High prevalence of bronchiectasis in emphysema-predominant COPD patients
The 2017 update of the Global Initiative for Chronic Obstructive Lung Disease (GOLD) has emphasised the impact that bronchiectasis has on the course and prognosis of chronic obstructive pulmonary disease (COPD). Studies on co-existing COPD and bronchiectasis have focused on the influence of co-existing diseases on acute exacerbation frequency, severity of airflow limitation, prognosis and the characteristics of pathogenic microorganisms. However, little is known about the relationship between bronchiectasis and different phenotypes of COPD subjects. Should bronchiectasis, like emphysema and chronic bronchitis, be considered a phenotype of COPD?
In this retrospective study of 1739 COPD patients, the prevalence of bronchiectasis in different phenotypes of COPD subjects and the correlation between bronchiectasis and different phenotypes, especially emphysema, were investigated.
The COPD patients were divided into two groups: those with bronchiectasis (n=140) and those without (n=1599). Those with both COPD and bronchiectasis had worse states of nutrition, more severe airway obstruction and more extensive emphysema than those patients without bronchiectasis.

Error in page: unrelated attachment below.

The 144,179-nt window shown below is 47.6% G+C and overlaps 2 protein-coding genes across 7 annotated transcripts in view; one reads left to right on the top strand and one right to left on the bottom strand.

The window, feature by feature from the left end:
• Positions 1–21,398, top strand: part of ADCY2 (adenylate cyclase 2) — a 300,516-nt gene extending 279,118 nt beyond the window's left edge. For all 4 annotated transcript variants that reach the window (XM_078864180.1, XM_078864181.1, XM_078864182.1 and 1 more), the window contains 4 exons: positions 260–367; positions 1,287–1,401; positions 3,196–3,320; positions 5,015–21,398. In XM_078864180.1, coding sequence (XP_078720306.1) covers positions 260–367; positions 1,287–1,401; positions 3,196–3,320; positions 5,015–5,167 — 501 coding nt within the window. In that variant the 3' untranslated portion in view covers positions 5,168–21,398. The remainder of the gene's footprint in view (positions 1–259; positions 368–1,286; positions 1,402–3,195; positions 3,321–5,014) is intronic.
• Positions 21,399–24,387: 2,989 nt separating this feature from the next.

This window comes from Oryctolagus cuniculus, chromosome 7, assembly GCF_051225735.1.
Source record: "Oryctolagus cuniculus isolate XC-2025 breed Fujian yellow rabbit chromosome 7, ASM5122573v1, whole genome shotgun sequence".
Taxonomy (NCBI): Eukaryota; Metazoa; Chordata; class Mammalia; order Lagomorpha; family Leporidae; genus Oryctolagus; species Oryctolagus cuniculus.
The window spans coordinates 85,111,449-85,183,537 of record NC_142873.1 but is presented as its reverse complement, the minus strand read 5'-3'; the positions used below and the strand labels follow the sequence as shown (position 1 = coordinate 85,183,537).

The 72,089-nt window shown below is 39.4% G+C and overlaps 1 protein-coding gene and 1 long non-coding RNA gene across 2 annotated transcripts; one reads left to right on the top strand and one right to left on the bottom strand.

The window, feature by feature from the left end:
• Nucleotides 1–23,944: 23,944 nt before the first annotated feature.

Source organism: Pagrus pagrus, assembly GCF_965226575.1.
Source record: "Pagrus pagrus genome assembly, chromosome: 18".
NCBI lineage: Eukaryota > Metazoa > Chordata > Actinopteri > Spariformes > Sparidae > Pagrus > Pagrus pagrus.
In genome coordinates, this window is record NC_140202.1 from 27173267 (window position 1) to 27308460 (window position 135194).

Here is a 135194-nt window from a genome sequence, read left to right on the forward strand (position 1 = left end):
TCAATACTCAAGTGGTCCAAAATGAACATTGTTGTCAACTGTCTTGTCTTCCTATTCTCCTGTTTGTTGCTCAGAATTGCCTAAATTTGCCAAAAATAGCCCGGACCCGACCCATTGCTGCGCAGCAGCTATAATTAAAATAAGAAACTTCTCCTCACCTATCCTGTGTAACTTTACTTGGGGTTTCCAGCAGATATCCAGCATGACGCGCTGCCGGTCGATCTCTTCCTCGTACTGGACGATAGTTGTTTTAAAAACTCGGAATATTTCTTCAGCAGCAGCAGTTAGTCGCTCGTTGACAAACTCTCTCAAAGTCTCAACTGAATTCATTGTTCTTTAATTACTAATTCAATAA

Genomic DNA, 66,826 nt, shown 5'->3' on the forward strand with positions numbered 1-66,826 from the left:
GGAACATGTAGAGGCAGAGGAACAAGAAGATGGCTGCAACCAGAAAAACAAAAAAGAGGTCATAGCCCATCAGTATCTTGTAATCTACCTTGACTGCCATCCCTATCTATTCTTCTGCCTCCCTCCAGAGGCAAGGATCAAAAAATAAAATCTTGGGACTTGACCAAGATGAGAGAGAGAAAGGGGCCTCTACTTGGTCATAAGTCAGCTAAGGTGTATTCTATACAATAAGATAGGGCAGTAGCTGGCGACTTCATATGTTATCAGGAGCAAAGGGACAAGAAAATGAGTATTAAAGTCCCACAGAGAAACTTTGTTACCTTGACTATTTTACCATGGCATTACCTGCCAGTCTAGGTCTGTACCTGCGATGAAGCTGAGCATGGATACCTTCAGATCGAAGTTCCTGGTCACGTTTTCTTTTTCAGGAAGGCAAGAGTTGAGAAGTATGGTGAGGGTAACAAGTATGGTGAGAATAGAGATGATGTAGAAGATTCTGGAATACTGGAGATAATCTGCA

Comparing emphysema-predominant and non-emphysema-predominant groups, the former had a higher proportion of bronchiectasis, higher emphysema index (EI) and more severe airway limitations.
This study represented the first time that EI was used to explore the correlation between bronchiectasis and different phenotypes in COPD patients. The study’s comparison of COPD patients with and without bronchiectasis implies that exploring the mechanisms of co-existing COPD and bronchiectasis may help clinicians to better understand the pathology and pathophysiology of COPD.